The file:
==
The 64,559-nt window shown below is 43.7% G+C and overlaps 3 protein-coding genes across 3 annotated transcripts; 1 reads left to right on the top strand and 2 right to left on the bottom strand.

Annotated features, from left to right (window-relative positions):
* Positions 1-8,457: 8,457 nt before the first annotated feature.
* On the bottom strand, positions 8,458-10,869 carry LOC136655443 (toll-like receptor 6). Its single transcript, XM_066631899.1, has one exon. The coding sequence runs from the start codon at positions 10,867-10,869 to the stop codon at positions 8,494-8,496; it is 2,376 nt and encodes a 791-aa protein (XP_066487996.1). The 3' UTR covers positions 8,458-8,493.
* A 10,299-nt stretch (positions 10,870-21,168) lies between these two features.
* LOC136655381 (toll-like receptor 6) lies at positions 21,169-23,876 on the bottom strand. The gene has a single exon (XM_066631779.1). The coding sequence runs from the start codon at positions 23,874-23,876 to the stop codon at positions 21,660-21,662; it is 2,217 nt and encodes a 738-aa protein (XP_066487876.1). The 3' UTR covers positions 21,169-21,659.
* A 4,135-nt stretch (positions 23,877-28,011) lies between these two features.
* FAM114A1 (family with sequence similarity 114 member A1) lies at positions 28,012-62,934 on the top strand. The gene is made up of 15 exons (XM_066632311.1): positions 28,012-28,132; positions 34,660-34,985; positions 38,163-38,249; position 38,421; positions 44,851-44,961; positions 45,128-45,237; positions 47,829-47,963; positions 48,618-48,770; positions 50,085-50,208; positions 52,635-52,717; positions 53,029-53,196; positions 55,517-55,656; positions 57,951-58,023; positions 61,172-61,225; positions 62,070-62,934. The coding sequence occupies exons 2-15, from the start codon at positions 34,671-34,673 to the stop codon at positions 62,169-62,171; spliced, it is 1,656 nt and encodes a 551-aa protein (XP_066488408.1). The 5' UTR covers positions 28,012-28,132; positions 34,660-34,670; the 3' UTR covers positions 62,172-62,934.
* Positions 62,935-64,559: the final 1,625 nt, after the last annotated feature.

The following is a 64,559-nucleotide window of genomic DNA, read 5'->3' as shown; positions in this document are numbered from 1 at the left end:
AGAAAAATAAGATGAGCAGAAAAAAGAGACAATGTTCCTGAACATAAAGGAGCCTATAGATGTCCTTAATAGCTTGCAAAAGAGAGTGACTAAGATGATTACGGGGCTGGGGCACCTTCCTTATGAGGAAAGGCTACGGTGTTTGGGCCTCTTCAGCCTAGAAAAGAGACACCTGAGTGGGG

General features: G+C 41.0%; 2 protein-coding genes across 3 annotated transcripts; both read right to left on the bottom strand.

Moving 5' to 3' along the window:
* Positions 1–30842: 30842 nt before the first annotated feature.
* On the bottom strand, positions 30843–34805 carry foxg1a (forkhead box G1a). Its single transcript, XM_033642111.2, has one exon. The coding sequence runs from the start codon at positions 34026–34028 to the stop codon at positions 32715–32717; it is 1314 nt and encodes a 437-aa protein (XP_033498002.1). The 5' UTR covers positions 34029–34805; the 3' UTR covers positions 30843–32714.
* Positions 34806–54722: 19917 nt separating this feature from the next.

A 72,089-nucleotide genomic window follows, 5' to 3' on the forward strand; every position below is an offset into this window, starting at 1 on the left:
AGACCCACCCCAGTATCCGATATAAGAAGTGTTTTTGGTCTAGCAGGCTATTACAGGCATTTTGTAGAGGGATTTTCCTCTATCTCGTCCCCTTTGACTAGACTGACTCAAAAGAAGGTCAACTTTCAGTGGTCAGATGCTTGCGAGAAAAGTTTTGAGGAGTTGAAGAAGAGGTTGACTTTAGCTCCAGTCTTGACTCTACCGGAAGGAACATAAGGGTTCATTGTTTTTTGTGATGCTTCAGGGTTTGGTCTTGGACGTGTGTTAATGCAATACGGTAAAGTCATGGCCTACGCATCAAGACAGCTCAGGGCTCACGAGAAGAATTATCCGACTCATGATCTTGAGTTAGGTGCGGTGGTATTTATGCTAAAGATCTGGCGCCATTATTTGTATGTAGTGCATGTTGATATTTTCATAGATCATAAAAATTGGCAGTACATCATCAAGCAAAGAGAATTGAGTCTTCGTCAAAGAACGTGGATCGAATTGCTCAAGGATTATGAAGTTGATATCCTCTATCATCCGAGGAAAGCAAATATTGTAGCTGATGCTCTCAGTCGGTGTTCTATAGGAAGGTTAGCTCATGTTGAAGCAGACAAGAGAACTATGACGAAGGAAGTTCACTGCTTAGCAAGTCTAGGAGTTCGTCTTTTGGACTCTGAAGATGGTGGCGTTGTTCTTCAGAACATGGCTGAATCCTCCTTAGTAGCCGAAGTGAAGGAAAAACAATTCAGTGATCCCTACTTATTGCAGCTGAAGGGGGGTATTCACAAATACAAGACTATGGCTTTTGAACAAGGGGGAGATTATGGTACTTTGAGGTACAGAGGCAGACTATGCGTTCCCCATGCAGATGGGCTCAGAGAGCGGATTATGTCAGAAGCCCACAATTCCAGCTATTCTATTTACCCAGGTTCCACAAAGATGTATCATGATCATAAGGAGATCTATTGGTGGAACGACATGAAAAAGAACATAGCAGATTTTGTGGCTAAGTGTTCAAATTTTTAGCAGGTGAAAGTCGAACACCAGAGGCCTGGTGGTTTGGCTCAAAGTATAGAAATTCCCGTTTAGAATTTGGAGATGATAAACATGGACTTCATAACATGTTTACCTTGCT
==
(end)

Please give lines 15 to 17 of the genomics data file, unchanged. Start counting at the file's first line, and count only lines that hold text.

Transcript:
* On the bottom strand, positions 30843–34805 carry foxg1a (forkhead box G1a). Its single transcript, XM_033642111.2, has one exon. The coding sequence runs from the start codon at positions 34026–34028 to the stop codon at positions 32715–32717; it is 1314 nt and encodes a 437-aa protein (XP_033498002.1). The 5' UTR covers positions 34029–34805; the 3' UTR covers positions 30843–32714.
* Positions 34806–54722: 19917 nt separating this feature from the next.

A 72,089-nucleotide genomic window follows, 5' to 3' on the forward strand; every position below is an offset into this window, starting at 1 on the left: